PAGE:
The use of games in military education and training applications in recent years has become a more widely applied technology. As using games becomes more mainstream, many researchers have taken on the task of performing in-depth evaluations into games, game mechanics and game characteristics. The increase in research has and will continue to guide the application, implementation and evaluation of games within the educational and training realm by providing deeper insight into the potential of games.

This compilation of the top 10 research findings for 2010 was specifically geared toward the use of games in military education and training contexts. Hundreds of articles were considered, but the 10 chosen provided the most salient and applicable information in relation to the current state of the military’s use of games. Included here are five. (To see the whole list of 10, visit www.gov.2elearning.com and access the Summer, 2011 Government Elearning! e-zine.)

The authors encourage readers to investigate findings that are relevant to their games use independently whenever possible. These articles appear in no particular order.

About Violence…

The controversy surrounding violence in video games has certainly garnered much attention and media. This study’s results shed insight into some of the characteristics of games that impact a player’s motivation to play. While the article did not focus solely on violence in gameplay, the results indicated that based on a theory that people derive psychological basic needs satisfaction through gameplay, this study found that most people were not motivated to play games because of their violence. For most, the inclusion of violent content had no impact or reduced motivation to play. Additional results suggested that lack of satisfaction of the psychological needs and frustration with user interface led to aggressive behavior.

—Paper: Przbylski, A. K., Rigby, C. S., & Ryan, R. M. (2010). Motivational Model of Engagement. Review of General Psychology, 14(2), pp. 154-166.

Prosocial Behavior…

In stark contrast to the previous study, this study considered if prosocial games could illicit prosocial behaviors in individuals. In a series of four studies, participants who played prosocial games were more likely to exhibit prosocial behaviors than their counterparts who played neutral games. The prosocial behaviors ranged from helping, assisting in additional experiments, and helping an experimenter who was being harassed.

—Paper: Greitemeyer, T. & Osswald, S. (2010). Effects of Prosocial Video Games on Prosocial Behavior. Journal of Personality and Social Psychology, 98(2), pp. 211-221.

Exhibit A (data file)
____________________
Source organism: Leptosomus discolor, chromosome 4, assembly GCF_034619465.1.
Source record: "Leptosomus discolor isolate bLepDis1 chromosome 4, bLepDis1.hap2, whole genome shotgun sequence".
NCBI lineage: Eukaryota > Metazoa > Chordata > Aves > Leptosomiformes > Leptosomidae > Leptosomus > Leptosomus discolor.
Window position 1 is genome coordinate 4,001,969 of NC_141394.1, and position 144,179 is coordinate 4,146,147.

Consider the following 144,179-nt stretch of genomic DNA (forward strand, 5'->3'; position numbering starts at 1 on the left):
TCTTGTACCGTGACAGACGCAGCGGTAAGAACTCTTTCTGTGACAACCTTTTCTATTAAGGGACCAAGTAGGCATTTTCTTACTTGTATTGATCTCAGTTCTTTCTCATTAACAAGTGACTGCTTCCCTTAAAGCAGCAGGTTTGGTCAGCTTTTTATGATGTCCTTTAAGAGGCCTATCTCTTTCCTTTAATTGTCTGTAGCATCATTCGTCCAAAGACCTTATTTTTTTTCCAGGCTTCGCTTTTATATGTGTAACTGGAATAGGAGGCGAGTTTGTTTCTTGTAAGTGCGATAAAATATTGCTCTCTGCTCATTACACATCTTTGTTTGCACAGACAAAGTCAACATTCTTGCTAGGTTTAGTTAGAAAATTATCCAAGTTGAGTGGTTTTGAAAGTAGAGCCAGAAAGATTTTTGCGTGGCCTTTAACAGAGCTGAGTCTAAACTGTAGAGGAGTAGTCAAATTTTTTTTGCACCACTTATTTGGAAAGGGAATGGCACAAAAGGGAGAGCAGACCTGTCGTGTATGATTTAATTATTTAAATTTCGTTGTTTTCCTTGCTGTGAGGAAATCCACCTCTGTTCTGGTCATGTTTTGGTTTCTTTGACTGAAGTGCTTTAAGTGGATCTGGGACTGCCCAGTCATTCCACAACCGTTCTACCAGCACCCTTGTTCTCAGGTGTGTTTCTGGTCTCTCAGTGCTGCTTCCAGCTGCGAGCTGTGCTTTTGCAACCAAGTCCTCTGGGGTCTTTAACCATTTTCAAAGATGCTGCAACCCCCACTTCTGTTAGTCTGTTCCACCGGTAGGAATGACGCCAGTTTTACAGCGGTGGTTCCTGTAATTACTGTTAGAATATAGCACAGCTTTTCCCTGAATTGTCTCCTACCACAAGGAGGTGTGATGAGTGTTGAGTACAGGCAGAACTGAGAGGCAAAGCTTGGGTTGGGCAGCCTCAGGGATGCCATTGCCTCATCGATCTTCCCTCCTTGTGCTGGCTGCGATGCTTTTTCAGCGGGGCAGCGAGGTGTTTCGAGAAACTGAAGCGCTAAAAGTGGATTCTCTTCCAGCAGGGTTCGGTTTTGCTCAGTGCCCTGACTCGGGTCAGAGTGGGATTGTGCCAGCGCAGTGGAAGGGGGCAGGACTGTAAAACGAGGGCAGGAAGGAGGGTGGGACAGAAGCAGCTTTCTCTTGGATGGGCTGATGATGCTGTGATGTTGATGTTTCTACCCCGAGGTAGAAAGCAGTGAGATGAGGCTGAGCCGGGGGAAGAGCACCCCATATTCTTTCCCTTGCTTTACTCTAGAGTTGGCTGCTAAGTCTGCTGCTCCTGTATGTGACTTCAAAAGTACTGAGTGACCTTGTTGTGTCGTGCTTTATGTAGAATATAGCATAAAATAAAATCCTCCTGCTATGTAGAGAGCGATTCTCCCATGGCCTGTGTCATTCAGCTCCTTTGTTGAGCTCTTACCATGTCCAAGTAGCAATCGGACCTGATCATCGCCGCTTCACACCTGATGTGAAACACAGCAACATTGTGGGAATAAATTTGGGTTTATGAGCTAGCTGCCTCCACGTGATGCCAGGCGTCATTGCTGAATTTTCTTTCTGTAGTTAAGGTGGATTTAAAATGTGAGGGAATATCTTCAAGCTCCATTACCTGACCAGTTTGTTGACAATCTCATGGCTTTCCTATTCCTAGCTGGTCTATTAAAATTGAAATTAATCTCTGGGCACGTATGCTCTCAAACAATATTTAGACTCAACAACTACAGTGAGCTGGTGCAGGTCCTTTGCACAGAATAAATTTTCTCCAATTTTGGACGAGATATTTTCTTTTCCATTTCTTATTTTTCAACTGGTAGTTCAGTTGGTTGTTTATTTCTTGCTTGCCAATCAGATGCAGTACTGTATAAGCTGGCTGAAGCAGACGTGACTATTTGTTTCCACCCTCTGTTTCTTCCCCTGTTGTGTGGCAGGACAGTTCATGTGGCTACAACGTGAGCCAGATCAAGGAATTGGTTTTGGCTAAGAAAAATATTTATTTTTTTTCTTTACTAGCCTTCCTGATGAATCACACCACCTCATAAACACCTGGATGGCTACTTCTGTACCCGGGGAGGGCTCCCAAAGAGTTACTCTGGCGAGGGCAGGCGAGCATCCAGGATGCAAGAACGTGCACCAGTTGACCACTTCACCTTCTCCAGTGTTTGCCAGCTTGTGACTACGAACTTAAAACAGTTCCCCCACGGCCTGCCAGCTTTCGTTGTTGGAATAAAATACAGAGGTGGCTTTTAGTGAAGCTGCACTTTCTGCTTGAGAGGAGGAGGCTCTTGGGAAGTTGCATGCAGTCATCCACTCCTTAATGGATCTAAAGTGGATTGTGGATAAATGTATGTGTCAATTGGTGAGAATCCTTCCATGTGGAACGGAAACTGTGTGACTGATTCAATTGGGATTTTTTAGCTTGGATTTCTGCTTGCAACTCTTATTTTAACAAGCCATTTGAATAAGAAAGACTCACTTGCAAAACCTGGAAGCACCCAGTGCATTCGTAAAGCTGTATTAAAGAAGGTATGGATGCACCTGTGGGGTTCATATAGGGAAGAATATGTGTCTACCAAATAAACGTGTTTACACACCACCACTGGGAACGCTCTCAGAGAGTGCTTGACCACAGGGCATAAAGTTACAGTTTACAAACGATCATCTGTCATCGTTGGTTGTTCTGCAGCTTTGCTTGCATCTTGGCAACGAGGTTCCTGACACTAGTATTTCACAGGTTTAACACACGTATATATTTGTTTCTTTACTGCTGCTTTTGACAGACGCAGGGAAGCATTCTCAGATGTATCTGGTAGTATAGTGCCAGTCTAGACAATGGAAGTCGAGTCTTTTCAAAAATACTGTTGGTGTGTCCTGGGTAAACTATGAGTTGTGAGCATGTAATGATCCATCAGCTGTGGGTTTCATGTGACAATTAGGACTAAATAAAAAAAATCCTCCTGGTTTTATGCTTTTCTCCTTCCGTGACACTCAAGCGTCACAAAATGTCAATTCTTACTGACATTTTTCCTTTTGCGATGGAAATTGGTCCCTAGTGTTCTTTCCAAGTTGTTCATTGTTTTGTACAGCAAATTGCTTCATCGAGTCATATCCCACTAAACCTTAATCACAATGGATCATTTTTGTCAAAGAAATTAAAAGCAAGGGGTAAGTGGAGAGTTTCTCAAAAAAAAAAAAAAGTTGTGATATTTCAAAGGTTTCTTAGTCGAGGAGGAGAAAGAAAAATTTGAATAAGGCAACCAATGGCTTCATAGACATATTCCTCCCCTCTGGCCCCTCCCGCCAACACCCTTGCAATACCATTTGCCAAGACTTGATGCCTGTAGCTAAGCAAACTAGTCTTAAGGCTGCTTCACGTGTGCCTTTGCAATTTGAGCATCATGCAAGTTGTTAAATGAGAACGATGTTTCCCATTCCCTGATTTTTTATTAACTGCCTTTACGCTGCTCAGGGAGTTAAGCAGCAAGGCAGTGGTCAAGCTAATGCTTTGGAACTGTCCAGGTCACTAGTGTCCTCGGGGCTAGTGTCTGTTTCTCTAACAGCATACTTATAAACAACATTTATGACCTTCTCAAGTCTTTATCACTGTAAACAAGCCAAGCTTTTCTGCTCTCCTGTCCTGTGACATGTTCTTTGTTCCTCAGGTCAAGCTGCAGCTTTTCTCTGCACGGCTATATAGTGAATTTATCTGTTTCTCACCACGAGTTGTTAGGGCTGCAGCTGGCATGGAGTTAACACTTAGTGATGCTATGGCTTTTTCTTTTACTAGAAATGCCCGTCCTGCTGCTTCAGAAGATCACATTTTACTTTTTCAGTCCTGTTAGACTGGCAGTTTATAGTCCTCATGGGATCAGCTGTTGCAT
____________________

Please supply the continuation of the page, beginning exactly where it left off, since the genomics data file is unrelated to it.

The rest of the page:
Gender Gaps…

This article took on the important task of synthesizing years of research on gender differences in spatial cognition to reach several important conclusions. Namely, the use of games in spatial cognition can help close the gap between males and females on basic and complex spatial skills such as mental rotation and spatial selective attention. Using action games like first-person shooters could reduce the typical gender gap in tasks related to science, technology, engineering and math, increasing the number of women in these career fields.

—Paper: Spence, I. & Feng, J. (2010). Video Games and Spatial Cognition. Review of General Psychology, 14(2), pp. 92-104.

Action Games…

Today’s military tasks are ever increasing in complexity and the need for individuals to quickly and appropriately synthesize information received from many inputs. The ability for a game to impact an individual’s ability to determine which visual cues require additional attention and which can be disregarded are evaluated in this study. Researchers conclude that play of games that required divided attention, such as fast-paced action games like Halo resulted in increased visual attention abilities.

—Publication: Hubert-Wallender, B., Green, C. S., & Bavelier, D. (2010). Stretching the limits of visual attention: The case of action video games. Wires Cognitive Science Focus article, John Wiley & Sons, Ltd.

Brain Trainers…

The popularity of brain trainers geared toward increasing cognitive functioning has been an area of widespread interest for researchers. This study investigated not just the improvements in cognitive functioning, but the ability to transfer the cognitive functioning to other cognitive tasks. Results indicated that these games increased ability only on the tasks being trained and did not evidence any cognitive functioning transfer to untrained tasks even when the tasks were cognitively similar.

—Paper: Owen, A. M., Hampshire, A., Grahn, J. A., Stenton, R., Dajani, S., Burns, A. S., Howard, R. J., & Ballard, C. G. (2010). Putting Brain Training to the test. Nature, 465(10), pp. 775-778.

—This article is based on a presentation held at Gametech, the Defense User’s Conference hosted in Orlando, Fla., in March. It was written by Dr. Alicia Sanchez of the Defense Acquisition University and Dr. Clint Bowers, professor of psychology at the University of Central Florida.